Unless we are incredibly fortunate investing is never completely plain sailing. Yet while some choppiness from time to time is unpleasant, but endurable, there are things we can do to help prevent us from running aground.
We often highlight the benefits of lower fees at Netwealth, chiefly because, along with inflation, higher fees can have a very detrimental effect on your future returns. But unlike inflation – which you should factor into your projections, but can’t change – you can do something about the fees you pay.
Our head of client advisory, Matt Conradi, examines the range of fees that investors may face. You will not only learn about the breadth of fees you could be charged but you will also find out exactly how much you can save each year by paying around 1% less. It adds up to a significant sum pretty quickly.
Being diversified is another factor you can control, but while that premise is helpful to note in itself, it’s not enough. Having a mix of assets such as stocks, bonds and cash is important but crucially it must be the right mix to allow you to reach your goals. Further, you must decide exactly where you should allocate your funds towards each asset.
For example, should you consider investing in US companies or European? Plump for UK government bonds or riskier emerging market debt? Should you invest in some gold as a buffer if US tech stocks start to unravel? There is a lot to consider.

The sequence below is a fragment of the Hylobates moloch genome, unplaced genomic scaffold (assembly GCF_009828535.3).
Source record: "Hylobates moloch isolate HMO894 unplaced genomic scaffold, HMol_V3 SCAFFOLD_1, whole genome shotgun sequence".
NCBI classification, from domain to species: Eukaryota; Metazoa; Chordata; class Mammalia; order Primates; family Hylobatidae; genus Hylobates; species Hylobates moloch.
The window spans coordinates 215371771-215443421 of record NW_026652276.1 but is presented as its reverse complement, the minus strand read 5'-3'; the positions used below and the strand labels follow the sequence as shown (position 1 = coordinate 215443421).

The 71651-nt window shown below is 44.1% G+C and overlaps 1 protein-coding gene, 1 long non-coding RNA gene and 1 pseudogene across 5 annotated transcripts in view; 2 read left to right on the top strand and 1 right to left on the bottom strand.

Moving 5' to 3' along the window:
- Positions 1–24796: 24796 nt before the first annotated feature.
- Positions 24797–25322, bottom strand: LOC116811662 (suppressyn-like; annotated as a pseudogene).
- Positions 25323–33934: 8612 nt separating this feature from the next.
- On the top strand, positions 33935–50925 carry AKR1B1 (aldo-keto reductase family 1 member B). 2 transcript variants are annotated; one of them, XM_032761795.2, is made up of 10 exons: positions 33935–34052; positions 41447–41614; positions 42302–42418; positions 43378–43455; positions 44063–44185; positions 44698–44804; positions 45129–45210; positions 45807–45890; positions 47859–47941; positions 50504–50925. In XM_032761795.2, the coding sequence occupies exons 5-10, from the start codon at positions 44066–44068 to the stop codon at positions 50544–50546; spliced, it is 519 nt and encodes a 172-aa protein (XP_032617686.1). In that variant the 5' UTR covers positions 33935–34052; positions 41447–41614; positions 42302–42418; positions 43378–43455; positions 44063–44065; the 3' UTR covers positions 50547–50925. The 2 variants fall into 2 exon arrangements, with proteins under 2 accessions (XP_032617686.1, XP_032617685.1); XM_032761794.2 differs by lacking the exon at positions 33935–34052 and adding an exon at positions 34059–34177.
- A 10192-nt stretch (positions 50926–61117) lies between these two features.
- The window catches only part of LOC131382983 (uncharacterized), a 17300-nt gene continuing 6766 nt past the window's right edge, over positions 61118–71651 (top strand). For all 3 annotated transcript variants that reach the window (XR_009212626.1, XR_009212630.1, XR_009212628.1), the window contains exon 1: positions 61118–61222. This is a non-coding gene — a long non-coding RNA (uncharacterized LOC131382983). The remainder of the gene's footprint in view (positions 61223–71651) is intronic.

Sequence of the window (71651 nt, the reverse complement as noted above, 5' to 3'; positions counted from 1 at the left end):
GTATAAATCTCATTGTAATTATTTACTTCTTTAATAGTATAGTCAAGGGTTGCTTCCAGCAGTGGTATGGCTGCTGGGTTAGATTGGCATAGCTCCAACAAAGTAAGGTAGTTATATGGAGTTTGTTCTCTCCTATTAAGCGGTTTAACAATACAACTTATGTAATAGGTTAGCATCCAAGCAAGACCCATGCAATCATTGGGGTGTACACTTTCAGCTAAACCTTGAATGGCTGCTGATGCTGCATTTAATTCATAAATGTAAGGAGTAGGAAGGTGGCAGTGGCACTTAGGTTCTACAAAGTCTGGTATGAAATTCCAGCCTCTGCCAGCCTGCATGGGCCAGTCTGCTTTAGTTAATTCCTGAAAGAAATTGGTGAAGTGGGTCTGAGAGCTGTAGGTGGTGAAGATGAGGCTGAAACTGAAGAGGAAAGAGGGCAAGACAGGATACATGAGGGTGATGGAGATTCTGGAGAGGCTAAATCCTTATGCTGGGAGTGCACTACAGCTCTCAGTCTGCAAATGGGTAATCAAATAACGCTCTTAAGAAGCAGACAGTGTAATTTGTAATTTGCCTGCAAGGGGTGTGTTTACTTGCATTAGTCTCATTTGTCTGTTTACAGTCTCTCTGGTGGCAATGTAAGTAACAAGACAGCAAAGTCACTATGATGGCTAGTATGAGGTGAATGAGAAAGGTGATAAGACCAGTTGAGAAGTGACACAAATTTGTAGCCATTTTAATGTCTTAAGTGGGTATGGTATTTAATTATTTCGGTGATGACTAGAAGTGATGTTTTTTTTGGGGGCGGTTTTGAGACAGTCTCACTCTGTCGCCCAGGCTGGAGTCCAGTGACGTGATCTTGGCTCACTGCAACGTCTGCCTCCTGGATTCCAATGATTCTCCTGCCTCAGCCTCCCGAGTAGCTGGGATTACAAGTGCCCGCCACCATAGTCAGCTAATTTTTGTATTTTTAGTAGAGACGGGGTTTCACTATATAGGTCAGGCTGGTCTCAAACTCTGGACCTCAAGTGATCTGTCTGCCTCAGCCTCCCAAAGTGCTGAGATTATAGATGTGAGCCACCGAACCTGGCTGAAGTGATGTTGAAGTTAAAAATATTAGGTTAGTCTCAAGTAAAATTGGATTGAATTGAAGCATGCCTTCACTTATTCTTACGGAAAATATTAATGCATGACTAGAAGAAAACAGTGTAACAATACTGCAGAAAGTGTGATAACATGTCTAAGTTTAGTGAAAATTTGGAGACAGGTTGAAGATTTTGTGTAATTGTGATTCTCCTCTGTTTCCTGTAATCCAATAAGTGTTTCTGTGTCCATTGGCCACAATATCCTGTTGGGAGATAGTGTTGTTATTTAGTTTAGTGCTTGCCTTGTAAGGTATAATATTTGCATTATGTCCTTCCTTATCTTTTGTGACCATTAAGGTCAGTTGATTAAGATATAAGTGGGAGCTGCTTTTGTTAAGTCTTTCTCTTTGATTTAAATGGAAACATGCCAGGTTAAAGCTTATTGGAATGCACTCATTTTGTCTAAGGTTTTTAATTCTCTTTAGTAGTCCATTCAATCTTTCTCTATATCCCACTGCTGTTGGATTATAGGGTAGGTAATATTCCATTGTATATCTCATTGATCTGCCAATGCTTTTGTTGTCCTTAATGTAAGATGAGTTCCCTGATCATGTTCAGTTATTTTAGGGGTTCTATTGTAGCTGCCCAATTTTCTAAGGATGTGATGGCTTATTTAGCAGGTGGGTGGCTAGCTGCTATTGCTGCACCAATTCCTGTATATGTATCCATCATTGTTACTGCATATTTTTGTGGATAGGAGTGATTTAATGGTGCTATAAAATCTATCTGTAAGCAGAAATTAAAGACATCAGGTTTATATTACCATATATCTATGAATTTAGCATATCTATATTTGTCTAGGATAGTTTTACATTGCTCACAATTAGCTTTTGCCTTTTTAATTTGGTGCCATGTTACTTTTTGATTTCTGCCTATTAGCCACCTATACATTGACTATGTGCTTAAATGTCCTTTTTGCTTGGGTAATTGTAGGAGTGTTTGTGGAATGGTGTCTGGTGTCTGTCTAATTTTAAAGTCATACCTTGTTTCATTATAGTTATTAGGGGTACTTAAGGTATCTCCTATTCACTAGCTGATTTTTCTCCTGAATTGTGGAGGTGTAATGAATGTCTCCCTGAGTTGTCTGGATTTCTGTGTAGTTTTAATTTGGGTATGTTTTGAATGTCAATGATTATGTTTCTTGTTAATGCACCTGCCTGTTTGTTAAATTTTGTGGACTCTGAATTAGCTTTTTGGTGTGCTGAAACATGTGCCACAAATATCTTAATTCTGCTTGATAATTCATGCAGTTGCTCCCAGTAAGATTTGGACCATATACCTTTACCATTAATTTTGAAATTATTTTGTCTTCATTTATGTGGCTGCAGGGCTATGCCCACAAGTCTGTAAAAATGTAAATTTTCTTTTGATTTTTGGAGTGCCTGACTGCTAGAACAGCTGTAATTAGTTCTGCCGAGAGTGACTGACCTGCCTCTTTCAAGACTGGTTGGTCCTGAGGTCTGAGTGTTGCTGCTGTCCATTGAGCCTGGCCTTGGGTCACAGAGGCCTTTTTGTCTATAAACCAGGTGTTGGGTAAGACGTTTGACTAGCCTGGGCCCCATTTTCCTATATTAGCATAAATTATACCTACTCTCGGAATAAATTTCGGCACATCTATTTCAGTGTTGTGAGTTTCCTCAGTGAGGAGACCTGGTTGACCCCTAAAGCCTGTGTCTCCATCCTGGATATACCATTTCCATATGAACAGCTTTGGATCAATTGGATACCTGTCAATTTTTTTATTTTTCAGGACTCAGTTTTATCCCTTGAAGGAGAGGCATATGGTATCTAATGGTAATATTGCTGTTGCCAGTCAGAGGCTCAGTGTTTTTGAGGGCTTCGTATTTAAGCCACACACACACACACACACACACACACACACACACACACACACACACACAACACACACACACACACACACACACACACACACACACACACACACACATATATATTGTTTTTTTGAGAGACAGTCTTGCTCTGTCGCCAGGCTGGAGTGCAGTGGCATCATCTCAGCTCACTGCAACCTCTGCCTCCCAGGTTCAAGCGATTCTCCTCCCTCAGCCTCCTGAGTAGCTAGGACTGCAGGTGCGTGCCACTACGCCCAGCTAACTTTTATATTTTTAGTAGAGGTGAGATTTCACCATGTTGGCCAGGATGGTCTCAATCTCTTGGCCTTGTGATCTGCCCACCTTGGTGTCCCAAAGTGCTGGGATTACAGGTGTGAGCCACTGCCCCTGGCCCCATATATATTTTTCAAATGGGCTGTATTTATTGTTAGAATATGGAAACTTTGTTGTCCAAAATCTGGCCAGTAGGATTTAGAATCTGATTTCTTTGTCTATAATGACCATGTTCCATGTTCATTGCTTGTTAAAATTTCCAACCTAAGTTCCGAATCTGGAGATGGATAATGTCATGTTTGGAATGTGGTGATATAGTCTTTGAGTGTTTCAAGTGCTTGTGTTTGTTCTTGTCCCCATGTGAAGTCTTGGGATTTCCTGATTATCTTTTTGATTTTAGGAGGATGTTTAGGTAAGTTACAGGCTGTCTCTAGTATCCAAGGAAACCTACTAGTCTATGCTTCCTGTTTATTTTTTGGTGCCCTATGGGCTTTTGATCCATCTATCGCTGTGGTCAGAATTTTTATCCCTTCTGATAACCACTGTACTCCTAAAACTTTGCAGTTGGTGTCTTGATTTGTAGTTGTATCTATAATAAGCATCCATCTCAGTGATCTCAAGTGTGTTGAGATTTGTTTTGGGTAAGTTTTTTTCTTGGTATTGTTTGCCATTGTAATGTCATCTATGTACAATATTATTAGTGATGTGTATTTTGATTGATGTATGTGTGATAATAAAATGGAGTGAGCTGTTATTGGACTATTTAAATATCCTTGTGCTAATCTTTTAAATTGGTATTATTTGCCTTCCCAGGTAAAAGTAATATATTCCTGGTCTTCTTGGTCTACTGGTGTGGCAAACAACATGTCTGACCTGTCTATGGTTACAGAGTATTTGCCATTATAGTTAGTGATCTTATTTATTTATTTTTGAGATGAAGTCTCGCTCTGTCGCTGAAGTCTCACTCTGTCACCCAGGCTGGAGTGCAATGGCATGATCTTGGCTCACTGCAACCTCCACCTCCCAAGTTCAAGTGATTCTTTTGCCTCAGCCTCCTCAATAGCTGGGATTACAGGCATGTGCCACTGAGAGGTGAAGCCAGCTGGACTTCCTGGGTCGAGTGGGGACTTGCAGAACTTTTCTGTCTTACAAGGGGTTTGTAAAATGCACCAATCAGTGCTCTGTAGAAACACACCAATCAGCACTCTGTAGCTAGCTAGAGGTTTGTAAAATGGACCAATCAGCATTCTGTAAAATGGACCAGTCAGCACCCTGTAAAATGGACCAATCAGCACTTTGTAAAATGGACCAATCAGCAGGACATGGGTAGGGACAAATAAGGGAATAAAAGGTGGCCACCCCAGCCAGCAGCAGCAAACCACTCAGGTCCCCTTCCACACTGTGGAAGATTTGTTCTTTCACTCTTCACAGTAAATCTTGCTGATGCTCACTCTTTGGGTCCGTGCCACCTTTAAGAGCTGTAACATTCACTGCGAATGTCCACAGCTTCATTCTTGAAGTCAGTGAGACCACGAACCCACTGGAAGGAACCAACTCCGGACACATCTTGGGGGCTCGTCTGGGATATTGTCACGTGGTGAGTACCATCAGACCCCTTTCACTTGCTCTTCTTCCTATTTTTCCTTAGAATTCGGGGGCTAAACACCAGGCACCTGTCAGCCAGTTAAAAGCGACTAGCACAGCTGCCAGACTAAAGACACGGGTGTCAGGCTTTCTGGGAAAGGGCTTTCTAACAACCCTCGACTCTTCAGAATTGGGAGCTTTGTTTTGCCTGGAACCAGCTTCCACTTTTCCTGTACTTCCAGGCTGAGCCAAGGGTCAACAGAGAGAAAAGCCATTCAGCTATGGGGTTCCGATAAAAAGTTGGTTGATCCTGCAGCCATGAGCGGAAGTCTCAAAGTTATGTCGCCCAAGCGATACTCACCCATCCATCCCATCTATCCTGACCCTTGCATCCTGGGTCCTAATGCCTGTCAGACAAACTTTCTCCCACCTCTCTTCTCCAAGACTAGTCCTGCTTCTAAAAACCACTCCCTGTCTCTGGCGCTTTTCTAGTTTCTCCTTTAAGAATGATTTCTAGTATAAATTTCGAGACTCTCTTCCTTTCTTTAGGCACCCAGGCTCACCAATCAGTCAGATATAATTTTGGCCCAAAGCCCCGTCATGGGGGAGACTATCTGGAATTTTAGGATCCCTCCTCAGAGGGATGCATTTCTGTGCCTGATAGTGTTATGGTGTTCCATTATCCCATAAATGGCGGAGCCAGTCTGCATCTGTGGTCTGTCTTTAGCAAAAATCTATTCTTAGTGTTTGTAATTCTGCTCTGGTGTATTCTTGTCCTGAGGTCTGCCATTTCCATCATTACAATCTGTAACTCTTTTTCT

Actively managing these allocations is time consuming and can be tricky to master, but it’s part of what we do at Netwealth. While we naturally look ahead for the long term we must also adapt along the way, and frequently interrogate our short-term thinking, too.
We carried out this analysis recently to ensure we are well placed to face the challenges of potentially higher inflation and to reflect on the outlook for growth. Our head of portfolio management, Iain Barnes, explains the resulting changes here.
Along with these factors there is good evidence that spending time in the market, rather than trying to anticipate its undulations, is a worthwhile strategy. Likewise, you should never ignore the value of tax wrappers – such as ISAs and pensions – to give your investments a further meaningful boost.
Whatever decisions you make, whether you are thinking of changing course or merely making an adjustment, it’s best not to overcorrect. This can mean rashly selling or buying assets due to the behavioural biases we all face, but it can also lead you to change your risk level due to particular events or economic news.
The long-term ramifications of such a move can be profound. You can quite easily fall short of your goals as we illustrate here, so only under certain circumstances should you consider taking such action.
Nonetheless, the sum of all the investment and financial planning choices you make in life will significantly dictate your future comfort and freedom, so choose carefully.
As the last year has shown, it’s impossible to predict what could impede your financial progress. To ensure your path has as few obstacles as possible, it’s worth gaining a clearer picture of the various permutations that could affect your trajectory.
Please note, the value of your investments can go down as well as up.